After that we followed Heath down to the remains of a lower dam, one that was demolished some time ago.  From what we could see, it appeared to be considerably bigger than the remaining dam.  The old pond bottom is now covered in lush growth of grass and willows – quite pretty.  At that point we said a hearty “Thank you!” to Heath, and he took off to spend some time with his wife and two boys. 

After that, Debbie remembered that the little Paradise Museum was supposed to be open on Memorial Day, so we wandered down there.  In our four years here, we had somehow managed to miss the times it was open – it's within easy walking distance of our house, be we've never been there!  A couple of local ladies were there to answer our questions, which we had lots of – as quite a few of the artifacts in there we couldn't identify.   For instance, in the second photo below, the wooden-cased device on the right turned out to be a mechanical corn husker.  Mike knew what the left hand device was: a cream separator.  I had no idea!  When it was obvious how interested we were in all these things, one of the museum ladies offered to take us on a “secret tour” in the basement, which of course we took her up on.  There were several interesting things down there, but to me the most interesting thing was the basement walls: hand-dressed stone, competently laid.  The building that houses the museum was formerly the bishop's tithing house, built in 1902.  We also saw a Victrola in working order, but with a broken wooden lid.  I offered to mend the lid for them, and they took me up on it – so sometime next month I'll fix that up for them.  The basic problem is that the piano hinge for the lid has all its wood screws stripped out of the lid.  I'm going to drill those holes out, plug them with walnut plugs, then reinstall the original screws.  It shouldn't be very hard, and it should fix it right up.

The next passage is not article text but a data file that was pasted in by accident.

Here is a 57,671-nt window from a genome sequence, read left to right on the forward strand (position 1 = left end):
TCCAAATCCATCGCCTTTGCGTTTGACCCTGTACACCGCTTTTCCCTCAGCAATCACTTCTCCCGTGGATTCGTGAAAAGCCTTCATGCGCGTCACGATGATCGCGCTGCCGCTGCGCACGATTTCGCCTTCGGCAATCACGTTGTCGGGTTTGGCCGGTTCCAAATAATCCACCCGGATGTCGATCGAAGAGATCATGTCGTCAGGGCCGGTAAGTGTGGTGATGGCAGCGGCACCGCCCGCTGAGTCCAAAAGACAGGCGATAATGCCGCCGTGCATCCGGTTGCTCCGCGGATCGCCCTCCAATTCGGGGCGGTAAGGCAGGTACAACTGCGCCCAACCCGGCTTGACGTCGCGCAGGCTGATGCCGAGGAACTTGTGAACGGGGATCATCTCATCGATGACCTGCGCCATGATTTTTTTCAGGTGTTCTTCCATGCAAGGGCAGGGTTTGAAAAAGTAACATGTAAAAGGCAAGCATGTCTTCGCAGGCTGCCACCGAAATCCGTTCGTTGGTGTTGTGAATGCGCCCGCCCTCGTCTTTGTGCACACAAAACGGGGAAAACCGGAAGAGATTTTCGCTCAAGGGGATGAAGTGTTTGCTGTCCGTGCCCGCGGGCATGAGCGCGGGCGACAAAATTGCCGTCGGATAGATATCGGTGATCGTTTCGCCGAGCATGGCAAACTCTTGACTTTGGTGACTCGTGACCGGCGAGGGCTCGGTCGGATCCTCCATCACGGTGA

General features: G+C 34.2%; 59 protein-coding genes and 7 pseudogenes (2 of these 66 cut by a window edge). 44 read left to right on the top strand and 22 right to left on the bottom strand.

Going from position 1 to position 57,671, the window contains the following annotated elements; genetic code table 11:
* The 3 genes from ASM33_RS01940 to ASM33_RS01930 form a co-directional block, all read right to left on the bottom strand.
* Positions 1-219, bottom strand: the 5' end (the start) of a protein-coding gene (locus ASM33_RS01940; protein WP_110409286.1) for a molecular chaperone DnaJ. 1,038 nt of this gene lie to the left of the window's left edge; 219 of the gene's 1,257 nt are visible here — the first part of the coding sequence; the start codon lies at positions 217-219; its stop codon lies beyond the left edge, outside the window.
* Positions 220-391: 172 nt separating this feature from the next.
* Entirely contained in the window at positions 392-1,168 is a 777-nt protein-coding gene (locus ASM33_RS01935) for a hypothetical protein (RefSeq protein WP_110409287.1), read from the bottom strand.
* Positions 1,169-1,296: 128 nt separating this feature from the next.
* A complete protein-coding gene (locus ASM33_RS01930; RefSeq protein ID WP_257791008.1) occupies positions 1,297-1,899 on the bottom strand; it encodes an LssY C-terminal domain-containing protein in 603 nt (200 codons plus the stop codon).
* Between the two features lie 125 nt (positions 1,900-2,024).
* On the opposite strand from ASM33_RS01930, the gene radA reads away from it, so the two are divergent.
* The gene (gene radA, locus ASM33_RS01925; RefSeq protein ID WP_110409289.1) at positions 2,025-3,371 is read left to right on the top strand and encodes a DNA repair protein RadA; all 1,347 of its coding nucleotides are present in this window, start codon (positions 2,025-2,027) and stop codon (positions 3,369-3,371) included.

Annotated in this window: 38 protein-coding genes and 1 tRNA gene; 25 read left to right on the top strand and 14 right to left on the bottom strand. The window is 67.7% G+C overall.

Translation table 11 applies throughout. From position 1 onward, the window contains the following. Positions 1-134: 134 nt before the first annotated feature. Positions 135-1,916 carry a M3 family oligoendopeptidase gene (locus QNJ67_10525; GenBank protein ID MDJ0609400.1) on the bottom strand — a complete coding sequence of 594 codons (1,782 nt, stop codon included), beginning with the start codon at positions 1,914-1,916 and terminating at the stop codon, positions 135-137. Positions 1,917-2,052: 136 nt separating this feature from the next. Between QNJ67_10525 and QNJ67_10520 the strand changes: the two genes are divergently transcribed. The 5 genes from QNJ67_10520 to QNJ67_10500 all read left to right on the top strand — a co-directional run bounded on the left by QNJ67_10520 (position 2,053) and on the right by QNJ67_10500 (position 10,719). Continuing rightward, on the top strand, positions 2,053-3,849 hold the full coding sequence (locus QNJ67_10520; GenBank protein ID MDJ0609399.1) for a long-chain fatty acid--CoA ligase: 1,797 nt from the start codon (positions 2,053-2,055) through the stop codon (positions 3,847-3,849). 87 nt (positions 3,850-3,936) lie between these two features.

After that we headed out on a meandering drive through Young Ward (to see the bison there), then up through Newton, up to Clarkston, and over the mountains to the west.  On that mountain drive we saw some good flowers (below).  Then we headed down to The Grille restaurant where we knew the meat-heavy menu would appeal to Mike.  It did – Mike was goggle-eyed as he read over the menu.  He eventually settled on a “Cabo burger” with chipotle sauce and roasted jalapenos.  Debbie had a pulled pork sandwich, and I had a pulled-pork burger (basically a pulled-pork sandwich on top of a burger).  Excellent in all cases.  Stuffed, we meandered our way over to the Aggie's creamery with the intent of getting an ice cream cone.  The line was out the door and halfway to the parking lot, so we abandoned that idea and headed instead for Macey's grocery store where they sell Aggie's ice cream in boxes (and no lines!).  Mike was awed by the size of Macey's – which doesn't seem that large to us.  We headed home where Debbie served us up around a quart of ice cream each, after which we painfully headed for bed – early, because we had to get up at o'dark-thirty to take Mike to the airport for his trip home.  That we did this morning, with 90 minutes of fun conversation before we tossed him out the door.  As I was writing this post, I got a text from him: he's in DFW, with a one-hour layover before the last leg of his trip home.

We miss him already.  We're hoping he can make it out for another visit one of these fine days...

Friday, May 25, 2018

A hard day's work...

A hard day's work...  Yesterday morning my brother Scott came over, and a little later a couple of his friends from Newton (Tammy and Cheryl) joined us.  The four of us worked all day long toward the end result of planting 14 baby (bare-root) trees in our back yard.  Each of the trees got four T-posts pounded in around it, and chicken wire strung up to keep the dogs away from the trees.  These 14 trees were just a few of the 140 bare-root trees I had purchased a few weeks ago, so the rest of them needed to be bedded down.  We put them in two yards of potting soil spread out above a piece of weed cloth, all under a big willow in our back yard.  That potting soil all had to be moved from another location (tractors are so handy!), smoothed out, and then holes dug for all the trees.  Then we had to water it all down really well.  Debbie served us up a delicious lunch of homemade chicken salad sandwiches – we had a bit of trouble moving after that. :)